3. What types of adult ESL programs are required to report learner gains to the U.S. Department of Education? What’s the process?
The Workforce Investment Act (WIA) of 1998 requires the U.S. Department of Education (ED) to negotiate levels of performance for core measures of performance with each state that receives federal funds for adult education under this act. All programs receiving federal funds through their state education office must provide information on the core measures for each student enrolled in their programs. One of the core measures is level gain. This information is reported through the National Reporting System (NRS). The NRS has defined six ESL functioning levels which describe skills students are expected to demonstrate in listening and speaking, reading and writing, and functional and workplace skills.
The states have the flexibility to set assessment policy that includes selecting tests or assessment procedures that local programs may use for pre- and post-testing, establishing a time frame for assessment (e.g., a calendar time for testing or a number of instructional hours before post-testing), and providing training to local program staff on requirements and procedures. States have also established state-wide data collection systems for the recording and reporting of core measure results.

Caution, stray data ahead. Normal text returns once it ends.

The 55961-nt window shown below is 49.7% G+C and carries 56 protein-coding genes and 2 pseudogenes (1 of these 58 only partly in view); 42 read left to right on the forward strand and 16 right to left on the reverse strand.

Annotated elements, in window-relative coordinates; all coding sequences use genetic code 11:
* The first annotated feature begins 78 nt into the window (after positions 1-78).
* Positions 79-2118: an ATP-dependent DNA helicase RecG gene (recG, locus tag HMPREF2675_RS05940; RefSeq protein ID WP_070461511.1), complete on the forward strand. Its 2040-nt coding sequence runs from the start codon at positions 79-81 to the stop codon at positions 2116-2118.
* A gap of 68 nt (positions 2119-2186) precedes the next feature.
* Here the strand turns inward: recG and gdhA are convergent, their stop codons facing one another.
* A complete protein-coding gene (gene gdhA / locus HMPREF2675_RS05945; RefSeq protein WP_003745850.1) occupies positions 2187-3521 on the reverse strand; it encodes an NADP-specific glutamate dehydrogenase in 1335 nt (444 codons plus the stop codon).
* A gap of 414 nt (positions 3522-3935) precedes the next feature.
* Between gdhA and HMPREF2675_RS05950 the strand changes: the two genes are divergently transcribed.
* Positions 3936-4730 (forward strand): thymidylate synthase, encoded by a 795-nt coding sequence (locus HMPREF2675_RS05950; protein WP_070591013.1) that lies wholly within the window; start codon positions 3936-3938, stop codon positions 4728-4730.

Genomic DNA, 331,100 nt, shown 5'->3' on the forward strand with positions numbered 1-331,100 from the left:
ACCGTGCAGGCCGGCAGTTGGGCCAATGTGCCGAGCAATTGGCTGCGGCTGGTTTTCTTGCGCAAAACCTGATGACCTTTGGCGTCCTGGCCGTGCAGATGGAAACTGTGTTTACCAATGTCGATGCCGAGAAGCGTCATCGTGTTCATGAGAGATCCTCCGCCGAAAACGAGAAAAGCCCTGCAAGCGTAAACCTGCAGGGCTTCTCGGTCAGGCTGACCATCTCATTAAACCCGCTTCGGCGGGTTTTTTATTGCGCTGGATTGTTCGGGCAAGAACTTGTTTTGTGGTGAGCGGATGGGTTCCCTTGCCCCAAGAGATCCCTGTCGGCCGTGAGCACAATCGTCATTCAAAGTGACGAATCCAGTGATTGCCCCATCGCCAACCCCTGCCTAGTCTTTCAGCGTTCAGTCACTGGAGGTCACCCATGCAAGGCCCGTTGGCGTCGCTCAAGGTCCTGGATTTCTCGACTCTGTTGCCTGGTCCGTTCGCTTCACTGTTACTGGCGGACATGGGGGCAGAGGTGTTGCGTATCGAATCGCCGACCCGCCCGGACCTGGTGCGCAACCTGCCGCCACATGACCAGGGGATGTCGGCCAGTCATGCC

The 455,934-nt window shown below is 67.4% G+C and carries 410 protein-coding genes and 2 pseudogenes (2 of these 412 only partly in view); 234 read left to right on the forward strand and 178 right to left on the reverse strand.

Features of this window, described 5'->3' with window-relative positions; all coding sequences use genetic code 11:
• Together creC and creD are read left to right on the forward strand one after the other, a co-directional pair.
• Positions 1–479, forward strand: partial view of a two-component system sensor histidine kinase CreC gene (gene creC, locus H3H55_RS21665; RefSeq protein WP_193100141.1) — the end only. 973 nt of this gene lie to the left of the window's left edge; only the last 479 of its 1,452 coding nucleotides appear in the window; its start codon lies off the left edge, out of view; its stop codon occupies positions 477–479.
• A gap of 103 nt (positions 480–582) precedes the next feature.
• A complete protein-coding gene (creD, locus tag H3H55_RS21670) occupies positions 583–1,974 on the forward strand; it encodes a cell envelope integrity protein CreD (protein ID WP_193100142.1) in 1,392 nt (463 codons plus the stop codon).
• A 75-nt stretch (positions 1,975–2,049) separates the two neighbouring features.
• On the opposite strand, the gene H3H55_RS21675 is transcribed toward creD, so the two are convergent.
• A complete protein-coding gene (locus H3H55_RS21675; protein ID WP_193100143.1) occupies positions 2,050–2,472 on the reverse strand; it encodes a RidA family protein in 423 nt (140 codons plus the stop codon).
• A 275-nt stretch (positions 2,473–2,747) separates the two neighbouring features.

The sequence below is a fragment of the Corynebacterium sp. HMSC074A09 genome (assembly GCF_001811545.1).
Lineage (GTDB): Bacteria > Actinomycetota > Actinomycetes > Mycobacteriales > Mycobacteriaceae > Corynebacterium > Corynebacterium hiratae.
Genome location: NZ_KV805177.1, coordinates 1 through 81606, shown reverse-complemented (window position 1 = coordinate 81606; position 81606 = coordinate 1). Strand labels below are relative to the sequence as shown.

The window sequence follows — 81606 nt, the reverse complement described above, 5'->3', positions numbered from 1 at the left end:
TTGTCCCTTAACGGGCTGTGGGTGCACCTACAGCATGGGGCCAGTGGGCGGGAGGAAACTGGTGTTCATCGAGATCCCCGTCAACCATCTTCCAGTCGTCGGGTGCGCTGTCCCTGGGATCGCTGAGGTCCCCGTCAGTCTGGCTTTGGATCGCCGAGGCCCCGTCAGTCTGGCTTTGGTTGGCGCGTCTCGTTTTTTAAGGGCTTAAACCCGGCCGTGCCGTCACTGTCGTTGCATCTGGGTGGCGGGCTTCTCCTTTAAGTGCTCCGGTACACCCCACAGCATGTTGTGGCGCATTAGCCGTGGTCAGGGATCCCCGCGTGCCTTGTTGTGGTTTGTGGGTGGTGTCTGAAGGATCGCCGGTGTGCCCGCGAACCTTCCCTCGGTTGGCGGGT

The NRS data is either aggregated at the local level and used to generate reports for the state or is sent directly to the state education office to be aggregated. The data is submitted to ED in the form of reporting tables. The Department of Education uses the data to demonstrate program effectiveness to Congress and to award grants to states that exceed their levels of performance. States are expected to use the data for program management and improvement purposes.
4. What are the challenges in testing language proficiency level gains for adult English language learners?